Yes that stinks about business class (and premium economy) tickets increasing the number of points required, but let’s be honest — why were you redeeming Flying Blue miles for tickets on Air France? The surcharges are completely ridiculous – you have plenty of better options if you want to transfer Starwood or Amex points into a program to get to Europe.

However, the reduction in surcharges on coach tickets to Europe is a pretty big deal, because it opens Air France up as a redemption partner (I considered a $400+ surcharge to be ridiculous for a coach ticket). With the lower surcharge, you’re looking at 40,000 Starwood points for a roundtrip coach ticket to Europe (I know, I know, bloggers act as if coach doesn’t exist.) For those interested in visiting Israel, Air France considers Israel to be part of Europe, so that’s a bargain there, too.

Plus, several times a year Air France offers 50% off deals for award tickets to Europe, meaning there will (likely) be opportunities to grab a roundtrip coach ticket to Europe for 25,000 miles plus only $130. That’s a great deal.

I’ll Give Credit Where It’s Due…A Chart of ANA’s Fuel Surcharges (Not Mine)

I will give full credit where it’s due: The Points Guy has put together an enormously helpful chart listing out the fuel surcharges ANA charges for award travel on partner airlines. It dispels some of the misconceptions people (ie, me) had about where they charge a surcharge.

ANA can be a great redemption option because of their mileage-based award chart, which offers some really fantastic bargains (22,000 miles from New York to the Caribbean; 68,000 miles for business class from the East Coast to much of Europe), and because it’s a transfer partner from Membership Rewards and Starwood.

The short version is that they have negligible-to-reasonable surcharges when redeeming on United (except to Asia), US Airways, Air New Zealand, and Air Canada. This is really great news for those of us in New York — European and (many) Caribbean trips are very reasonable.

In any case, I need to give Points Guy and enormous amount of credit — that post took a LOT of legwork. Thanks much.

US Airways Giveth Back (Free Wine) and Taketh Away (Lower Change Fees)

A couple of pieces of news from US Airways:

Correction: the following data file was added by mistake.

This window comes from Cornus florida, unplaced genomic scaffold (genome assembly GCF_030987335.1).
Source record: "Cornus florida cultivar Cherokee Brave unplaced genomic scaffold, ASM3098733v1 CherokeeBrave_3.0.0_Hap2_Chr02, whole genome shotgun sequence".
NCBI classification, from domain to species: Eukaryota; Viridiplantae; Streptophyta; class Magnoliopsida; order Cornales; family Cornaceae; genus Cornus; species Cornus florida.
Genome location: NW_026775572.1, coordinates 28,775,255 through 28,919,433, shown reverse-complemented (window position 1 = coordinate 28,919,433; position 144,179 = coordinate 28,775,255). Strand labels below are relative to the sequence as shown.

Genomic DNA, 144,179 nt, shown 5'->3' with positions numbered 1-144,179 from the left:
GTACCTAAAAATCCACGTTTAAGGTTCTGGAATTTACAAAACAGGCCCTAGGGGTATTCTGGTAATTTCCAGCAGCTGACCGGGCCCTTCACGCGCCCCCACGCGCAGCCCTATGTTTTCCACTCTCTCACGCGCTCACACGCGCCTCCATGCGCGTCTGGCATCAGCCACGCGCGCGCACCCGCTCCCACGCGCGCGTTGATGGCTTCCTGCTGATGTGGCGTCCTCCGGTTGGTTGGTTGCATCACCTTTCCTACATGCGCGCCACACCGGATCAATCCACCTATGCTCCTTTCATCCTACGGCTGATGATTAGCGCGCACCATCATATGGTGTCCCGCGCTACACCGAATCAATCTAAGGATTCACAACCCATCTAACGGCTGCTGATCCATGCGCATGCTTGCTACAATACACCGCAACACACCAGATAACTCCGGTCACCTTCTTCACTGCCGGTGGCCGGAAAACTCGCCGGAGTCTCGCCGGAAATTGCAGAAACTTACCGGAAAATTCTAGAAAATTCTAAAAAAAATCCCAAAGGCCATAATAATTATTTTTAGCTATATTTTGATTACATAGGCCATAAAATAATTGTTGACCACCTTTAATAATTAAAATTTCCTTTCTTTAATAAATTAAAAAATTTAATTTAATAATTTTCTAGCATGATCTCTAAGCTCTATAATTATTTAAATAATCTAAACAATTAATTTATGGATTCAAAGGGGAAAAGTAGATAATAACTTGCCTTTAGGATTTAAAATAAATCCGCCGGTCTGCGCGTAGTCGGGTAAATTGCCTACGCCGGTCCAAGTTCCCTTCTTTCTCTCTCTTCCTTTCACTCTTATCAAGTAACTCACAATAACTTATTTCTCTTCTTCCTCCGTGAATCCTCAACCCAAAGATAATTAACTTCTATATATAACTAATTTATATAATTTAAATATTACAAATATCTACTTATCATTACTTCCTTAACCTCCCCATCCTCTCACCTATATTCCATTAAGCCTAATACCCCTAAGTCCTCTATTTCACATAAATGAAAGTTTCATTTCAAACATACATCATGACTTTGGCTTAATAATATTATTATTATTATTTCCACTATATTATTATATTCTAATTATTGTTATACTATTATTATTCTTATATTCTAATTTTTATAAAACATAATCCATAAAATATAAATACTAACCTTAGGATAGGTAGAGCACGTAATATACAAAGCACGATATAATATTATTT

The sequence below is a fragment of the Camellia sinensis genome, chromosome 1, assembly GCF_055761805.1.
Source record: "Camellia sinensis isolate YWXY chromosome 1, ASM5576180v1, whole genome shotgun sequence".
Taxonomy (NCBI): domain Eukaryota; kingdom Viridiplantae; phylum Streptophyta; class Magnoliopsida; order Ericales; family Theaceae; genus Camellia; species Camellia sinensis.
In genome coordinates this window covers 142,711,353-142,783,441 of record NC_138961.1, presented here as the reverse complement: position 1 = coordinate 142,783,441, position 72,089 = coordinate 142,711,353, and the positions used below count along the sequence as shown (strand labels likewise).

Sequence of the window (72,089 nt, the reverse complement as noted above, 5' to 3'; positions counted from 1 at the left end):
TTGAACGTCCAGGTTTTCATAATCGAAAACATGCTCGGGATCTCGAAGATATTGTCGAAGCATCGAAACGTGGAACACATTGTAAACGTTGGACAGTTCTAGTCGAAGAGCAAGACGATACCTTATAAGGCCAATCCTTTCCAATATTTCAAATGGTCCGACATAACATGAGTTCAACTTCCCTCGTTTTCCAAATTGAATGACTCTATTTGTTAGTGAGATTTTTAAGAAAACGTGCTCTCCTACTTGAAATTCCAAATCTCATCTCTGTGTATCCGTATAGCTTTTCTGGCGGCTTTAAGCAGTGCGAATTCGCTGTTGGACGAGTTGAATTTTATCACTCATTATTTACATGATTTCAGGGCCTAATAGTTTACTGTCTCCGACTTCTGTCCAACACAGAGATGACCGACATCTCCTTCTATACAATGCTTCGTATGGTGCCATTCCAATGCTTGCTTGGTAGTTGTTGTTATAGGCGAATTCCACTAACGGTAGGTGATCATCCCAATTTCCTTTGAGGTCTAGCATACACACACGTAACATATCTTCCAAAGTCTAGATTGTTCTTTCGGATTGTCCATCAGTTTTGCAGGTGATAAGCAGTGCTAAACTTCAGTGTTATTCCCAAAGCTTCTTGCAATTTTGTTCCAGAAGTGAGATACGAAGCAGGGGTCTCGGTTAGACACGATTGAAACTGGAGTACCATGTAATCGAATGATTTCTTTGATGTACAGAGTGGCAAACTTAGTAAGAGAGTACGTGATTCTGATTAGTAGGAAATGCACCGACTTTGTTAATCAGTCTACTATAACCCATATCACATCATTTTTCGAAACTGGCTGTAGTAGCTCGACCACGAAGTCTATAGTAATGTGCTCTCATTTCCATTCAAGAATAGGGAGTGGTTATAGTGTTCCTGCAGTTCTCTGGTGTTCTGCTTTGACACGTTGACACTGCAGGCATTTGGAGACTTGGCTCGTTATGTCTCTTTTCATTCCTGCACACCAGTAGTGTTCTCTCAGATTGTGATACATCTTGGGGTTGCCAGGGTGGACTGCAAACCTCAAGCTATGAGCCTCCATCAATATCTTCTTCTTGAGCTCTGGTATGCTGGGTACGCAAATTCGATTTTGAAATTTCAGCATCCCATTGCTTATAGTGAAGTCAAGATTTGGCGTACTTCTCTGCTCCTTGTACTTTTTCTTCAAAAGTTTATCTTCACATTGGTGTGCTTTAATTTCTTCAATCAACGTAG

– They’re matching United’s annoying $200 domestic change fee and $300 international change fee. As a US Airways shareholder, I say, “Good for you!” As a human being I say, “seriously? $200 for a domestic ticket?”

– If you like wine, and you find yourself on US Airways flying to Europe put away your $6 (or whatever) because the find folks in Phoenix have decided that wine will be free on trans-Atlantic, Israeli, and Brazilian flights.

Ethiopian Airlines Will Be First to Put 787 Back in Service

Ethiopian Airlines said that it would be the first carrier to put the 787 back in the air, with scheduled flights to resume on Saturday, April 27th from Addis Ababa to Nairobi, Kenya.

Ethiopian has 4 787s delivered, with another 6 on the way. Unlike several other airlines flying the 787, they said they experienced no issues at all with the new aircraft, though it withdrew the planes from service to comply with the FAA’s mandate.

United to Operate 1-Time 747 Service SFO – HNL

(Airline dork warning)

We old folks remember the days of smoke-filled 747s flying around the US (as in this advertisement). Sure, it made no sense whatsoever to have Delta flying 747s between Atlanta and Miami (though they did). But I think for many of us around my age, 747s represented the pure cool-factor of air travel. That this amazing, odd-looking machine could somehow pick you up in New York and fly you to Tokyo.

There are no longer any scheduled 747 domestic routes (as far as I’m aware – please correct me if I’m wrong, though I don’t think I am), so tomorrow will (possibly) be a treat for someone: